Wednesday, February 15, 2006

Love is not having to say, "I own you."








Because today is the birthday of Susan B. Anthony, one day following the celebration of love that marks Valentine's Day I will use this occasion to inform some ignorance and blindness.

Women are offended by being treated as property because we know perfectly well that men think of us so – and that the law acts to reinforce that viewpoint. It was a viewpoint that offended Susan B. and it still offends today.

Vedran Vuk, at whose article this is aimed, may be a savvy economist of the Austrian persuasion but he has failed to understand what his girlfriend knew all too well. In his article posted today on mises.com today he cheerfully continued the same obtusely offensive line that women hear all too often. Women are, of course, expected to hold their tempers; men may engage in righteous indignation.

The clash between our inherent rights and law treat women as commodities instead of securing to them the rights with which nature endowed them. The latter is the basis of America's Mission Statement. The former is how things really are.

Rhetoric vs. Reality; Privileges vs. Rights: The Bush administration, and indeed all of our interactions with politics, have fully informed us of the very real differences between the two.

Bush asserts his inherent 'right' to executive privileges that include wire tapping and suddenly the protests and noise level rises. But, Baby, you asked for it.

Rights precede government. The point of the mission statement enunciated in the Declaration of Independence was that each of us possessed those rights and government, if it is to act in accordance to that truth, may not change, withhold or modify those rights. Each of us is sovereign in fact.

That was the understanding throughout the period when women were sweating blood to produce the capital that kept the Revolution going. Men were free to fight because, as in the earlier case of John Peter Zenger, wives, mothers,sisters, and daughters kept the gears of commerce moving and food on the table and in the pot out in the encampment.

Abigail Adams expected women to be secured in their rights; so did most women then living. It was not to be. Commodifying women was too profitable for those in power to give up.

So government moved in, placing the foundations for the conversion of rights that has come back to bite men in the ass today. Through that means has government converted to themselves the power to decide who has rights and who does not. So instead of lives secured from the predatory power of government men now are beginning to experience some tiny sense of what women have faced for 230 years in an America that sold the idea of independence (a costly venture in large part capitalized through the work of women) and delivered the foundation for the conversion of rights, preceding government, to privileges, meted out by government.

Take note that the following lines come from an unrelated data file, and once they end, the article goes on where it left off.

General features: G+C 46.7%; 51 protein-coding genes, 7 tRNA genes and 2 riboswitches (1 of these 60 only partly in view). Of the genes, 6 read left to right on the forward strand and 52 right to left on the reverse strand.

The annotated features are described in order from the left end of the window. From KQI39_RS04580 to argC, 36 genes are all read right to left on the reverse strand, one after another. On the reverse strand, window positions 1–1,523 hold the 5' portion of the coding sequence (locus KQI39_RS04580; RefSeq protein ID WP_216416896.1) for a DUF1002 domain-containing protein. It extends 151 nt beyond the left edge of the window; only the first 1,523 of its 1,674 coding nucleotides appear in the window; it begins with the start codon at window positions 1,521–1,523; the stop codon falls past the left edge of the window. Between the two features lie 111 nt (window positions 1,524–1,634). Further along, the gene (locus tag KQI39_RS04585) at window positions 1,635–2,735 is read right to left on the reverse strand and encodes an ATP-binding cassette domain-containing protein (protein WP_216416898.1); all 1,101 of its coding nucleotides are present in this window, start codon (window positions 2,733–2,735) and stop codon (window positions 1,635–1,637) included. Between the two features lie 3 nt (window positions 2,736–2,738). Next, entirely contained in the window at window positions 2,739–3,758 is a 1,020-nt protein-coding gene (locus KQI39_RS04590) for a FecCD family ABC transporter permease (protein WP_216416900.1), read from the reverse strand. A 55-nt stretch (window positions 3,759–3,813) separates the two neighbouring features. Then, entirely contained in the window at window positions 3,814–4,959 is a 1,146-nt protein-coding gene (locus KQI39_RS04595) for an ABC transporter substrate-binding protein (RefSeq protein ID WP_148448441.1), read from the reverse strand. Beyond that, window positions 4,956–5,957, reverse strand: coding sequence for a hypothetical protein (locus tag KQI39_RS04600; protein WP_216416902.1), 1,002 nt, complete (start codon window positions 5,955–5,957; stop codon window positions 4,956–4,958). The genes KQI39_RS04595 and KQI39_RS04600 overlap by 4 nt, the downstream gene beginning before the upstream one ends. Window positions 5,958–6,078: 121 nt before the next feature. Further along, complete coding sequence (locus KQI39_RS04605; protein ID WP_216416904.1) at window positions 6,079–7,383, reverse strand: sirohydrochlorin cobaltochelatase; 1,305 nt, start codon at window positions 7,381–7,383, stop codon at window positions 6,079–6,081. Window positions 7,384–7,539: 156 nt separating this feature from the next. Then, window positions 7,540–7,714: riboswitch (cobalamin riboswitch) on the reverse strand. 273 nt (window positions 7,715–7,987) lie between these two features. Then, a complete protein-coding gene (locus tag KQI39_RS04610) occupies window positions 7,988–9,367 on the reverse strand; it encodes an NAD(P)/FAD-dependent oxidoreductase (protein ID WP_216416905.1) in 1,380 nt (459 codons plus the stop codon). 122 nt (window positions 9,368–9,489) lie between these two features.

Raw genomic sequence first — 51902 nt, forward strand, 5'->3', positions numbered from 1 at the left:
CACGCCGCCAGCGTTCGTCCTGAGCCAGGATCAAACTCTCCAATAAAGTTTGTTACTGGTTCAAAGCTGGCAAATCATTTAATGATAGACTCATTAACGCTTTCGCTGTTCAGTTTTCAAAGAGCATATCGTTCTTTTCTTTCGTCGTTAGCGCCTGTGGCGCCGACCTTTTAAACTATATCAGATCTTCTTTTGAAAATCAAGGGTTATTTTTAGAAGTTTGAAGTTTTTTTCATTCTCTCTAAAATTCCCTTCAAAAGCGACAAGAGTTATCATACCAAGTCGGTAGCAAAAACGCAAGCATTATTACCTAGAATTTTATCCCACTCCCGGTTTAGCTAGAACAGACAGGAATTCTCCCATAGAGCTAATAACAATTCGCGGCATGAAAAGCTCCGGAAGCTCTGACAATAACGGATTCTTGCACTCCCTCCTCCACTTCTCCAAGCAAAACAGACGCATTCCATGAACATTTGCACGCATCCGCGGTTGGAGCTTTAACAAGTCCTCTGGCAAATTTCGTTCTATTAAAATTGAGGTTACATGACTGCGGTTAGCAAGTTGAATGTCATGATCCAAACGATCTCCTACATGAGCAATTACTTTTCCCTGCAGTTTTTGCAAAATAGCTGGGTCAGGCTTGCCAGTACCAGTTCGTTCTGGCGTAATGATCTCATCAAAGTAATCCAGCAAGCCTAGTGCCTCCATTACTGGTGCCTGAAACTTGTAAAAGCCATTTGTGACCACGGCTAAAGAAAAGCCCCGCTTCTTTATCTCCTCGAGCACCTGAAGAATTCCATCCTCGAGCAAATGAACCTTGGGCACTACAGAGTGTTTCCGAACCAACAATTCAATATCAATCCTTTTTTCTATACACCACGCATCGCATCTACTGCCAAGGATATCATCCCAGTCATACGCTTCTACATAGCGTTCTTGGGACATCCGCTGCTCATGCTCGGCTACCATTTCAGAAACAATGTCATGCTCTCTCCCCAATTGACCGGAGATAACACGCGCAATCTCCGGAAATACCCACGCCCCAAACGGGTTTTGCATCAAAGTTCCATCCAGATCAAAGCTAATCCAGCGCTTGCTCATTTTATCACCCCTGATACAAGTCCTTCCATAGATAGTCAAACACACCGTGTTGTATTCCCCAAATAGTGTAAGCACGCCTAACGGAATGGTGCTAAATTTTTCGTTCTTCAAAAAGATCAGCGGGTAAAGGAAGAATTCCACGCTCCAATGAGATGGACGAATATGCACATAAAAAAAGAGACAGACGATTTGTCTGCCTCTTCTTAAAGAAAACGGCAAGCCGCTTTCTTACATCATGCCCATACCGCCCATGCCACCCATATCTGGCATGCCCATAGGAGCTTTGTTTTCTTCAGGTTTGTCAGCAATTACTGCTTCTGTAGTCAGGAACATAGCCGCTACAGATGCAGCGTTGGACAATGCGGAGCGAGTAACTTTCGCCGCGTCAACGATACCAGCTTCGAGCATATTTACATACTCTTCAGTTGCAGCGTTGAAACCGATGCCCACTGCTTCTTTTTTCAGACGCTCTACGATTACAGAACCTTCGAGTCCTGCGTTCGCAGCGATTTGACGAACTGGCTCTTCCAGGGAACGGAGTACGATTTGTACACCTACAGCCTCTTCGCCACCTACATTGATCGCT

Women continued to fight.

In 1953 married women in California were finally given the right to control their own paychecks. Women have sweated and paid for every tiny increase in their right to act autonomously, something men take for granted. How would a man feel is his wife could walk in and pick up his paycheck? How did married women feel when the State asserted through the State contract of 'marriage' that their husbands could, by right, rape them?

But Vedran thought his sweetie should glow with happiness to be treated as property? He is lucky she only smacked him once.

It might be pleasurable to be treated as a cherished race horse - for a while. But the fact, lying in the future securely disguised by the paeans of praise ringing in equine ears and the lavishing of oats, green grass and pats, is that as soon as the horse stops fulfilling the fantasies of the owner the horse, property, and having no rights, is dog food. That is the model of 'love' enunciated by Vadran.

The fact is women today, after 230 years of struggle and work, still are not secured to their rights under the Constitution and will not be until the Equal Rights Amendment is ratified.

If by “love” men mean that they assert that women should regard being “loved” for however short a period, as being as good or better than the recognition of their rights then I suggest that the other tenet in the Declaration of Independence, the one about Revolution, is in order. We have been more than patient.

Austrian economics is a theoretical model that assumes each individual has the right to free exchange. It cannot work if the market, which includes all human action and not just monetary exchanges, prevents some groups of people from registering in that market the full constellation of the values they choose, negotiating compensation by the same means.

Let the market decide is meaningless if the laws imposed by men prevent women from full participation. Using legislation to limit and mandate human action is a form of slavery. No real Austrian should approve.

Get all your laws off my body – and Happy 186th Birthday to Susan, a woman who understood the issues of freedom from her bones out past her skin. We will not see her like again.

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